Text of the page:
Figure 11.  Fracture locations in joints made by different welding conditions.

      Fig. 12 shows the SEM fracture surface images of the studied welded specimens as well as the base material. A dimpled fracture surface, which is characteristic of ductile metals, was observed for all specimens. Ductile fracture initiates by nucleation of voids and proceeds by the growth of voids and their coalescence to form a crack [39,54]. As shown Fig. 12, the voids in the FSV-welded specimen were smaller than those in the other specimens, and large voids were observed in the TIG-welded specimen. Voids normally form in dislocation locks, grain boundary junctions, and around the second phase particles as such inclusions [55]. However, the voids formed around the second phase particles are larger compared with those formed in the dislocation locks and dislocation junctions [55]. Second phase particles are normally found in the microstructure. The presence of large voids in the fracture surface of the TIG-welded specimen indicates that second phase particles as such inclusions might be present in the microstructure of this specimen. As grain size decreases, the volume fraction of grain boundary junctions increases. For the FSV-welded specimen with the finest grains in the stir zone, the fraction of voids formed around the grain boundary junctions was high and the voids were small.

      Figure 12.  SEM analysis of surface fracture for (a) base metal, (b) TIG sample, (c) FSW, and (d) FSVW.

    4.   Conclusions
    • This study investigated the relationships between metallurgical and mechanical characteristics of the AA6061-T6 welded joints produced using FSW, FSVW, and TIG. Microstructure observation revealed that fine and equiaxed structures were produced in the FS- and FSV-welded specimens, whereas coarse and columnar grains were formed in the TIG-welded specimen. The following results were obtained:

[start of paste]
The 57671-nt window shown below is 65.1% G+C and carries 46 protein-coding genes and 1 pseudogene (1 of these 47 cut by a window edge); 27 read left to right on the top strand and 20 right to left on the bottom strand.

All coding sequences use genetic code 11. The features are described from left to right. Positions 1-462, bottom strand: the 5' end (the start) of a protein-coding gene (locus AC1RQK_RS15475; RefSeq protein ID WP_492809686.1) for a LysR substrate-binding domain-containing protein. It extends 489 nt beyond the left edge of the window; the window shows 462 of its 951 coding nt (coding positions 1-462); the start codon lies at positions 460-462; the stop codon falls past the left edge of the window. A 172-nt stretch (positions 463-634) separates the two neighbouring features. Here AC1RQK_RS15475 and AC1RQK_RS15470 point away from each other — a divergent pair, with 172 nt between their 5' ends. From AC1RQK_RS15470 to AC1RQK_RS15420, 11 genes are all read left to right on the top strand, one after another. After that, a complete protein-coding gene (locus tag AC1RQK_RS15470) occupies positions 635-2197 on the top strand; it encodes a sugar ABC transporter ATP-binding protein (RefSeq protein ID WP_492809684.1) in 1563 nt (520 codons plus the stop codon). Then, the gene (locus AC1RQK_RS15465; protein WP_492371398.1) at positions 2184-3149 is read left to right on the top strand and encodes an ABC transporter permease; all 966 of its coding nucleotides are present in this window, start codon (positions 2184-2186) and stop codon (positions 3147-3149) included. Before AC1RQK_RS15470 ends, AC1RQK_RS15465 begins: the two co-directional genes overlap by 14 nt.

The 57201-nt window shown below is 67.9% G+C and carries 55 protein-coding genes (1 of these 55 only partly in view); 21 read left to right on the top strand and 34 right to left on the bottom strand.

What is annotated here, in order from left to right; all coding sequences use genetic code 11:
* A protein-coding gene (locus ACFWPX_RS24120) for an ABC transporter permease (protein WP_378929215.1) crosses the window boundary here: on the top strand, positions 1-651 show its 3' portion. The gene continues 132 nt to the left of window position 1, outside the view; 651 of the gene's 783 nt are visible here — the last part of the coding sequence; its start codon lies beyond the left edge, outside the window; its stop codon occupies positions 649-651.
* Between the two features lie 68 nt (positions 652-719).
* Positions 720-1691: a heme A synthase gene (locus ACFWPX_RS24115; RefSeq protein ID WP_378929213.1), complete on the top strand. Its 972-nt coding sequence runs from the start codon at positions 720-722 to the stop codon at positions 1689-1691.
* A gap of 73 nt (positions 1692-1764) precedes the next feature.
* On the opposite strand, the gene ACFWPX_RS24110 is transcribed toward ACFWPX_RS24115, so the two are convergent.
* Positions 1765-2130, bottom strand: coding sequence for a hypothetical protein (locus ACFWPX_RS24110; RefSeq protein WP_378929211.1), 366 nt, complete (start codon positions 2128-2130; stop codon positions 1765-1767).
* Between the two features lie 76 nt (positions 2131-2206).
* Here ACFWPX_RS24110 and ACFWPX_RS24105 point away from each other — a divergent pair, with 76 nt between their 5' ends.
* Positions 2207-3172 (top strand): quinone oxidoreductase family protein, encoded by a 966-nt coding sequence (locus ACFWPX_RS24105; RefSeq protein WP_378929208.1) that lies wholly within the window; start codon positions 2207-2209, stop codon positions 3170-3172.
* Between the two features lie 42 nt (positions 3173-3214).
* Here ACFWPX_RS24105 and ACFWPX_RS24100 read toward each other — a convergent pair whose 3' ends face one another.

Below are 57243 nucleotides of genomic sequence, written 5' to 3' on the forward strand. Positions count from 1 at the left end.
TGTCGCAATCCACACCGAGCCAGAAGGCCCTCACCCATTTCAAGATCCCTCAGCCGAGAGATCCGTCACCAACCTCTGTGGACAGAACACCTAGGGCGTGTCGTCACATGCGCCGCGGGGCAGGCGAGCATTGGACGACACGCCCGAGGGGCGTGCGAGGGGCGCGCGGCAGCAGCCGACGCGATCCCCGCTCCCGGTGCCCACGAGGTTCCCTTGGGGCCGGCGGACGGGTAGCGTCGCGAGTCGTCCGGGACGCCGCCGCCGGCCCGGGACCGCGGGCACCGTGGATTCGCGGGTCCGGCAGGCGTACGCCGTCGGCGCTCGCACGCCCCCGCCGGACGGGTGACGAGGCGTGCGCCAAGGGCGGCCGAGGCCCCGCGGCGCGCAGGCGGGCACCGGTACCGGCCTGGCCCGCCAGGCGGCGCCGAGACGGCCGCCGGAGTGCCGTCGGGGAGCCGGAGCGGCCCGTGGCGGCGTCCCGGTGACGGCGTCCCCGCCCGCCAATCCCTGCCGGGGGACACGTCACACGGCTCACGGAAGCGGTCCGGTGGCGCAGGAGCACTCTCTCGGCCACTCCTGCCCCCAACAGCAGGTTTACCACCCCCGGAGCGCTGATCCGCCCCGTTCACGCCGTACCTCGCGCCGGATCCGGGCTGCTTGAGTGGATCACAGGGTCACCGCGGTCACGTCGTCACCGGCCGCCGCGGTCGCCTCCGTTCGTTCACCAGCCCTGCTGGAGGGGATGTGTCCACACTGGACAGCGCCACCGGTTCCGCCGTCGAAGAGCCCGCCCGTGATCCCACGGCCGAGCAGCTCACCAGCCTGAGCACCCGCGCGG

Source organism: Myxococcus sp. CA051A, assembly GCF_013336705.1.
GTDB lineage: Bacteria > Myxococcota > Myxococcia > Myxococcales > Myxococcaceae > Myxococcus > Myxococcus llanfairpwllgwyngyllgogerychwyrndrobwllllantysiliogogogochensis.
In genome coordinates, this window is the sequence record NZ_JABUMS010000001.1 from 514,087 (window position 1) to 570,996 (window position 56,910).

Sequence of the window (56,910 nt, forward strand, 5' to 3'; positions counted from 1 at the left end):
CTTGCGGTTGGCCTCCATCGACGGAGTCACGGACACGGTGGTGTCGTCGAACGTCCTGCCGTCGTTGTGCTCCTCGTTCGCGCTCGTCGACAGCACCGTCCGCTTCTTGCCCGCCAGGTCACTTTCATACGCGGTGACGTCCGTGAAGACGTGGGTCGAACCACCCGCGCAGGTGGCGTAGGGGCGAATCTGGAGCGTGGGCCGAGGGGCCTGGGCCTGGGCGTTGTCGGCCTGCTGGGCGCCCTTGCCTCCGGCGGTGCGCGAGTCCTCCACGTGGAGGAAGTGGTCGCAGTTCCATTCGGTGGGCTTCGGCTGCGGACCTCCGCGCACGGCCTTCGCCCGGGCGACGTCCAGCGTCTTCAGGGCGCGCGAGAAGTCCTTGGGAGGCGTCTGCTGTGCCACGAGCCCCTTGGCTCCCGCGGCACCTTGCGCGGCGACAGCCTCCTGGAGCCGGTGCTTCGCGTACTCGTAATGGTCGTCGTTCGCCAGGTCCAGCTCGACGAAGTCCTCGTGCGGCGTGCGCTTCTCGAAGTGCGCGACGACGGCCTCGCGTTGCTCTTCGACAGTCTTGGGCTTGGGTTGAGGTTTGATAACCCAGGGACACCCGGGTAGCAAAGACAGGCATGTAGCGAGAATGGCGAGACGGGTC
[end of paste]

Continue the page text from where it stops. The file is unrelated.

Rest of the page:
(1) The UTS of the FSV-welded specimen was about 22% and 10% higher than those of the TIG- and FS-welded specimens, respectively, and the elongation values of the FSV-welded specimen were about 33% and 30% higher than those of the TIG- and FS-welded specimens, respectively.

      (2) All specimens showed a ductile fracture surface, although the fracture surfaces of the FS- and FSV-welded specimens were full of small dimples and voids.

      (3) The highest impact toughness was related to the FSV-welded specimen (21 J), and the lowest one was related to the TIG-welded one (8 J).

      (4) The results indicated that the hardness values in the weld regions for all welded specimens were lower than the base metal hardness value. The hardness distribution for the FS- and FSV-welded specimens in the weld region was a W-like distribution with a high hardness value in the stir zone and a low hardness value in the HAZ, whereas it showed a U-like distribution in the weld region of the TIG-welded specimen.

    Acknowledgement
    • The authors would like to thank the Amirkabir University of Technology for their support during this research.